Best Craving Buster Ever

February 3, 2013

Hello February! Wow, it seems 2013 is just whizzing by. I am entering week 3 already of my Lean Eating & Loving It Experiment where I kept my diet clear of sugar, booze, grains, dairy and of course, all gluten, for 4 weeks. All the while choosing to feel good about it not feel what I usually feel when tightening up my nutrition: deprived, restricted, sad, angry and like life’s not fair. Well I’m happy to report having shaved just over 4cm from my waistline and I’ve really felt no angst about any of this. The shift in attitude going in was KEY for me to be this strict with myself. I won’t do this forever but I needed to make a clean break from bad habits and push myself a bit to build my confidence that I can do it: I can shed this extra “post baby – life is stressful – I’m too busy – bad habits slipping in” fat. This feel good vs. bad mindset about eating clean has definitely helped me. But I’ll admit, this past week was a rough one. My neck is still giving me grief and I feel completely locked up from head to waist. There has been so much family stress for Joe and I these past 2 weeks, seems everyone around us is in big time crisis – let’s just say many a night I felt I just needed a treat! (Read: I needed a drink. Or a piece of chocolate. Or ten pieces of chocolate.) What I learned this week about my cravings when I had a non-negotiable deal with myself not to give in was: Slow down. See what I’m feeling, vs. what I’m wanting to eat or drink. What I’m looking for is to feel better than I do right now. That in itself lifts the feeling a bit. And when eating around the feeling wasn’t an option, I was forced to just feel it or to think of something else that would feel good to do. What made this past week even worse is that I still can’t exercise, even long walks are out, so my main stress reliever was also not available to me. But it was good – I had to hang in there with it and learn other coping skills. Have allowable alternatives. When I really wanted a glass of wine I had soda water with a few dashes of bitters in a pretty glass. It was something nice, something out of the ordinary and it did make me feel better. I even drank a Zevia soda (xylitol sweetened natural soda) in a champagne glass – hey, it had bubbles and it was more fun than water. After Joe and I would talk through the family stress of the day, I had a cup of warm almond milk (sugar free, I sweetened with a pack of Truvia) and cinnamon and nutmeg. It felt comforting and nutmeg is a natural sedative so I relaxed a bit (about 30 calories and no sugar :)) No matter how badly I felt, keeping my word to myself trumped any craving. This commitment to myself really fueled me. It felt great to know that I could stick with it even when it was really tough – and this feeling built up stronger each day I triumphed over a glass of wine or a bit of ice cream. When we break our word to ourselves it starts this spiral: we feel guilty about getting off track, we realize we didn’t keep our word and that starts the “see, I will never be successful at weight loss” chatter in our minds. Ultimately this decreases our self confidence that we will ever be able to do it. Simply put: we lose faith in ourselves. When we don’t trust ourselves we really can’t win. This loss of faith in ourselves is a dangerous time. This is when we throw in the towel for this round – and we are less likely to have any confidence that our next attempt will be successful too. Anyone who’s yo-yo dieted feels this fear when they start a new plan – that sinking feeling that this “probably won’t work either”. And finally, I’m no Buddhist, but this little gem of a teaching may be the best craving buster yet: When you’re trying not to dive into that treat, slow down and let it RAIN… Recognize. Become aware of what is going on. Become aware that you are having a craving. Simple, I know, but try it. Just recognize it, name it and accept it. Accept.  Just accept that you are having a craving. You are experiencing a temporary moment of weakness, a temporary desire for some food or treat, that’s all. But you’re doubting yourself. Can I really avoid this treat? Am I strong enough? But I feel so bad! Just accept it, it’s just a craving, don’t ask why. Don’t trip on what this means for the future. Don’t should or shame (i.e. I shouldn’t feel this way, I should be coping better, I feel guilty for wanting this, or I am terrible because I don’t feel in control all the time). Simply accept with kindness to yourself what is going on. And if you do give in, don’t shame yourself by saying, “I will never be successful at this.” It happened, move on. Investigate. What are you feeling: anxious, sad, lonely, stressed, tired, guilty, etc .Where do you feel it in your body? What images are you seeing? I often see myself moment after giving in feeling guilty and beating myself up. Just look, perhaps you’ll see something that will help you through this moment and have more understanding for the next time. Non-Identify. (AKA detach) You are not a craving. You are not a weakness. You are not powerless over chocolate. Disassociate from the feelings that are driving the behavior (i.e. the stress is making you want the chocolate). Remind yourself that you are not the feeling – feelings are simply passing through. You are more than any one of your feelings. You can choose not to respond to each feeling that passes your way. I really loved this little scheme because it doesn’t deny the feeling, just shows you that you can be powerful in the face of them. Feelings come and go and you can let a few pass by without responding. The feeling police will not come after you shouting, “Hey, you missed one!!” You can feel a craving and decide not to respond to it. Much like when someone calls your cell, you look down, see their name, and think, “Hum, I don’t want to pick that up right now.” The good news is that research on cravings shows that while they may come many times per day, they only last seconds to minutes if you can detach from them and not obsess (obsessing keeps them alive). What I’m really talking about here are emotional cravings, driven by stress and feeling, not by hormones. If your diet is off (too low carb, too high carb, not eating frequently, too low protein, too low fiber, etc) then a craving may be physiological and not psychological. I’ll be posting a blog about this very soon – so you’ll be armed with crave-curbing ammo no matter what the cause! Hopefully some of what I’ve shared here can help you through a craving or just with processing the inevitable ups and downs life throws at you when you’re attempting to take care of yourself. Life is never all smooth sailing, it will throw a curve ball – you have to be ready. You have to have back up plans. Sometimes knowing the best back up plan comes from knowing yourself, knowing what YOU  need to get you through the tough times. So slow down, pay attention, and learn how to do it BETTER next time. So this picture has nothing do with cravings, but as I write this my little one is walking, talking and already 17 months old today!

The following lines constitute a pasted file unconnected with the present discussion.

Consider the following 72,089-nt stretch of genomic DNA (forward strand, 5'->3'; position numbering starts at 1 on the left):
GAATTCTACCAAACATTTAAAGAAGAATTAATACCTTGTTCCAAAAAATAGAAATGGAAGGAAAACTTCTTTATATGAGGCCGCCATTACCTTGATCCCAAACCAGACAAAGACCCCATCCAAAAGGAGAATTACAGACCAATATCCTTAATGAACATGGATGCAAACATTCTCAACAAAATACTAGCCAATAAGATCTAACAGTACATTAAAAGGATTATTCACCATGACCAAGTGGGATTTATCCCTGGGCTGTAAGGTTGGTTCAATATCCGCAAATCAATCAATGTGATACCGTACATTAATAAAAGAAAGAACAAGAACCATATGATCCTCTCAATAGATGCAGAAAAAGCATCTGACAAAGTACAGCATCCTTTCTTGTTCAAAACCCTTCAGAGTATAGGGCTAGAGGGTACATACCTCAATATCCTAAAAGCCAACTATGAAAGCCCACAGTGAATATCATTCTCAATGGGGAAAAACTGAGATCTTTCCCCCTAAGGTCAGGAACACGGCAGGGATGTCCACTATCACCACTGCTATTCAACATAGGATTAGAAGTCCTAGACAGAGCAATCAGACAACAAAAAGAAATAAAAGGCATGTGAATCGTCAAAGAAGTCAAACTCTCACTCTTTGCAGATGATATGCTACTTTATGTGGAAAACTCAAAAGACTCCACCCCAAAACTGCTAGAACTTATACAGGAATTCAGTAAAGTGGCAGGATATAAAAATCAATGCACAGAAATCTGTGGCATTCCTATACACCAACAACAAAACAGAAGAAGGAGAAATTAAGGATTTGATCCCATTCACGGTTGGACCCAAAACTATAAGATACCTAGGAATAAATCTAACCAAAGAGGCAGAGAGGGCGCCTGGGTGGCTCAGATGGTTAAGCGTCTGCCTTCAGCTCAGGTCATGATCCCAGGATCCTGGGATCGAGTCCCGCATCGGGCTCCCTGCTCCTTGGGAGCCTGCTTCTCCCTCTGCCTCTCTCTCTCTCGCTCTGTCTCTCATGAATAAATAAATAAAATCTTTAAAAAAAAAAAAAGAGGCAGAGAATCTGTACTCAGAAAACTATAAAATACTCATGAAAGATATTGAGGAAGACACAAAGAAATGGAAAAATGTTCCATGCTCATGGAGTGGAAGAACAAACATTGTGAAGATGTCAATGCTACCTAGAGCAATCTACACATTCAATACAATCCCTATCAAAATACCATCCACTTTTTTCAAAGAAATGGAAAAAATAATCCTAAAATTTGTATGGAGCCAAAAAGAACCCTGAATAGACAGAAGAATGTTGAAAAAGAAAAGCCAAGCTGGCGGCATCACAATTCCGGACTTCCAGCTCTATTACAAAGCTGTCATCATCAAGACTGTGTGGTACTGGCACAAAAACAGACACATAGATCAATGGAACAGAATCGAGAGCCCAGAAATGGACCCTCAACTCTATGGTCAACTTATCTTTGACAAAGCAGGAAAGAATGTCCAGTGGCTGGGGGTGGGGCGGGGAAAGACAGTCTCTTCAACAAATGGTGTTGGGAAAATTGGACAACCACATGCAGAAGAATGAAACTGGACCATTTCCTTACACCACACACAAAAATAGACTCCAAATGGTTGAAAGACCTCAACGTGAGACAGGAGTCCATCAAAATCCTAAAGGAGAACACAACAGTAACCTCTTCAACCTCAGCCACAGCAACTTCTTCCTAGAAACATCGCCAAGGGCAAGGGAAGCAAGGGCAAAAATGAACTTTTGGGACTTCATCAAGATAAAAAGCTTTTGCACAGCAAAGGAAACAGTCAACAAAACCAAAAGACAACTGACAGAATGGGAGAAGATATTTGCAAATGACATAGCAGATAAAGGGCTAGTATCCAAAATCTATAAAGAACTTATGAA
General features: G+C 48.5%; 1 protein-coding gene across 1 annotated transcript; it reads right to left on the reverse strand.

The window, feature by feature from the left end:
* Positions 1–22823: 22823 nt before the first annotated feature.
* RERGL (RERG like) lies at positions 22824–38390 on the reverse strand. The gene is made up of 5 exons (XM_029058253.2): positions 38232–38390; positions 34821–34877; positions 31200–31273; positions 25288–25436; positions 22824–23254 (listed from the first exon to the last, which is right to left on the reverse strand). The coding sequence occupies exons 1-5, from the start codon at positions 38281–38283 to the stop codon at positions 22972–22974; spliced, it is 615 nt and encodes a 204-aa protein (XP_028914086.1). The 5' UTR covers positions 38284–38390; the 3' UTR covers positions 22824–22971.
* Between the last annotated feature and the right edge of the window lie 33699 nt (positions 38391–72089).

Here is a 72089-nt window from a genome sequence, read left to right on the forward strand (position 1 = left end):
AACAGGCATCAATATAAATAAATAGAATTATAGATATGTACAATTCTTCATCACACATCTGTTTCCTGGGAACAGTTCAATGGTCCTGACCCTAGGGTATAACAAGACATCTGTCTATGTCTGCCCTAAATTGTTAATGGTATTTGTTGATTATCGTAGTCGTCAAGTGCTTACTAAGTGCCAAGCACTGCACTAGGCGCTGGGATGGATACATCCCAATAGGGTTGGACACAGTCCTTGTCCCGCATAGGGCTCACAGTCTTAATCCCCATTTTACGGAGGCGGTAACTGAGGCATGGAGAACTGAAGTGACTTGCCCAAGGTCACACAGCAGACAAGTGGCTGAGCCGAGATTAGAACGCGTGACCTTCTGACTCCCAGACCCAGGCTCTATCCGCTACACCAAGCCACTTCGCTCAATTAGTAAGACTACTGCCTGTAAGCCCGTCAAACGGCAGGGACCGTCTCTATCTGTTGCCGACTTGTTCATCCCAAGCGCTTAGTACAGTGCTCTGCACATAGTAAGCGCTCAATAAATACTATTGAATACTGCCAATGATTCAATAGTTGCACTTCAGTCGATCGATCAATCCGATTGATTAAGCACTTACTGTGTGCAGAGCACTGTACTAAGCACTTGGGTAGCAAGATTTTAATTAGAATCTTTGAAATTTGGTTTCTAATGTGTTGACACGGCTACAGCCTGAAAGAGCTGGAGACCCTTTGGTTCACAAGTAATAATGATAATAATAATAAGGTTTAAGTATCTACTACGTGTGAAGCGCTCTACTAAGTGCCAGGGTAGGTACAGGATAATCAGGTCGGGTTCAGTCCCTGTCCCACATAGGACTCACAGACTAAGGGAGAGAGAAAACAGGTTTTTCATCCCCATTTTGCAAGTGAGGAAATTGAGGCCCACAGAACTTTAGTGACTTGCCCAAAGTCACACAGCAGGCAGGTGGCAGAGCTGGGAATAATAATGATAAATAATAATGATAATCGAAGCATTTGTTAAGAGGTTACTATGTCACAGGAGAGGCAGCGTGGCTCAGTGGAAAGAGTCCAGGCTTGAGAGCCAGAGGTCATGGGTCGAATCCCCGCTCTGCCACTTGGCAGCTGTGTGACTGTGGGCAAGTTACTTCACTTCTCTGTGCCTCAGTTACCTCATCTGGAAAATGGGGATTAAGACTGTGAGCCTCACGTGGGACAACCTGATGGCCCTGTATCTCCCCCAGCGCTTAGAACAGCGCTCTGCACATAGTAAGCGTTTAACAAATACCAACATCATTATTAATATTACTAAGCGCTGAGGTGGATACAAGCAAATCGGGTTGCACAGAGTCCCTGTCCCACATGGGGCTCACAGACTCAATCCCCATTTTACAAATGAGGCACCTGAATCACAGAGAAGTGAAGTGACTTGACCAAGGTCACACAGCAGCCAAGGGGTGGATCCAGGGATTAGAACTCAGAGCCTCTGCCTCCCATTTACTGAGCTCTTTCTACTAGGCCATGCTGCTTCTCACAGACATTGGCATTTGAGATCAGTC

Big girl in the big chair :)

Big girl in the big chair 🙂